[5] Measurements of snowpack melt were made using data obtained from three satellite microwave radiometers, the Nimbus-5 Electronically Scanning Microwave Radiometer (ESMR), the Nimbus-7 Scanning Multichannel Microwave Radiometer (SMMR) and Defense Meteorological Satellite Program (DMSP) Special Sensor Microwave/Imager (SSM/I). The Nimbus-5 ESMR recorded radiation at one channel, 19.35 GHz [Parkinson et al., 1999]. Data are available from December 1972 to December 1976, but the 1975 summer season was not included due to an insufficient number of days with data. The SMMR recorded radiation every other day in 10 channels [Gloersen et al., 1990], including both polarizations for 6.6, 10.7, 18.0, 21.0, and 37.0 GHz, from October 1978 to August 1987. The SSM/I, which began operation in July 1987, records radiation daily in seven channels, the vertical polarization for 22.2 GHz and both polarizations for 19.35, 37.0, and 85.5 GHz [Gloersen and Barath, 1977]. The 18 and 19.35 GHz horizontally polarized channels were used for this research to build the longest possible time series of microwave data.

[6] The ESMR, SMMR and SSM/I data were obtained from the National Snow and Ice Data Center (NSIDC) archive of brightness temperatures in a 25 × 25 km grid on a polar stereographic projection [Maslanik and Stroeve, 2007]. Any data sample that was located within a given grid cell on a given day, beginning at 0 UTC, was averaged into the daily value for that grid cell. Isolated grid cells with missing data were filled by averaging the adjacent grid cells.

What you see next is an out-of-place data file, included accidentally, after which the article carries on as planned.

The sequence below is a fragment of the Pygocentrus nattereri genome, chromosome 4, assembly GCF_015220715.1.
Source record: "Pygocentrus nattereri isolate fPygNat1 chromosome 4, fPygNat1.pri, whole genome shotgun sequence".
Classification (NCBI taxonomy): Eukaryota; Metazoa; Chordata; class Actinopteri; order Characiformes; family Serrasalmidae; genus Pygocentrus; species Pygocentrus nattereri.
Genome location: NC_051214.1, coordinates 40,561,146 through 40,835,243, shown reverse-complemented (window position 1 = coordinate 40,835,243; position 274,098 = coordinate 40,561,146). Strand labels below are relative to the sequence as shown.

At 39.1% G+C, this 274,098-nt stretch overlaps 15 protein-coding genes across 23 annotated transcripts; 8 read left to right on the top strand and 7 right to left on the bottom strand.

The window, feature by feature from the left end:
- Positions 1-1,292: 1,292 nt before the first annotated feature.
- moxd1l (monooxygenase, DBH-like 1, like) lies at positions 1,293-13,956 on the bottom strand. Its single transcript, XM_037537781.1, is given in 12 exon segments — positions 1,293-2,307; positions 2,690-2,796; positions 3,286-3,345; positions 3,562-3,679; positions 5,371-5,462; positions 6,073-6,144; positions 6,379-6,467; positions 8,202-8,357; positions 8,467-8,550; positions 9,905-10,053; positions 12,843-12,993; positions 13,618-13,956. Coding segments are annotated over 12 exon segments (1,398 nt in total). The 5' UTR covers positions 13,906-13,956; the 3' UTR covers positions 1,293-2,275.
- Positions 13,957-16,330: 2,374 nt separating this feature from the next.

[7] A land mask digitized from the Quaternary map of Greenland published by the Geologic Survey of Greenland (1:2500000 scale) [Weidick, 1971] was used in conjunction with NSIDC's SMMR and SSM/I water and coastline masks to eliminate all grid cells not covered by at least 50 percent ice or grid cells with any permanently standing water. The unmasked grid cells available for analysis covered a total area of 1.648 million km2, including parts of ice caps separate from the ice sheet. The ice sheet covers approximately 1.701 million km2 and ice caps cover another 65,000 km2 [Weidick, 1985].

2.1. Melt Determination

[8] Passive microwave sensors may be used to estimate the frequency with which melt occurs due to the increase in emissivity as liquid water forms in previously dry snow. The emissivity of snow changes rapidly as melt occurs. Because of the high dielectric constant of liquid water, wet snow results in an increase in absorption relative to volume scattering, which reduces the scattering albedo and enhances emission. Changes in melt duration and extent on the Greenland ice sheet have been mapped using the seasonal change in emissivity [Mote et al., 1993; Mote and Anderson, 1995], the frequency dependence of emissivity, such as the cross polarized gradient ratio (XPGR) of Abdalati and Steffen [1997] and Steffen et al. [2004], and the diurnal change in emissivity [Tedesco, 2007a]. They have also been mapped using the MODIS thermal-infrared channels by Hall et al. [2007], and using QuikSCAT scatterometer data by Nghiem et al. [2001].

[9] A microwave emission model was employed to determine the 19 GHz, horizontally polarized, TBs associated with 1% volumetric water content for each grid cell, each year on the Greenland ice sheet. This study uses an approach following Mote and Anderson [1995], where the emission model is described in detail. The emission model uses scattering coefficients that are empirically derived from the TBs before the onset of melt each year. The model is then used to simulate the brightness temperature associated with melt for each grid cell, each year. These TBs are used as threshold values to distinguish melt from non-melt during the summer of a given year. While Mote and Anderson [1995] used the 37 GHz frequency, this study used the 18 GHz (SMMR) and 19.35 GHz (SSM/I and ESMR) channels in order to include the available ESMR data.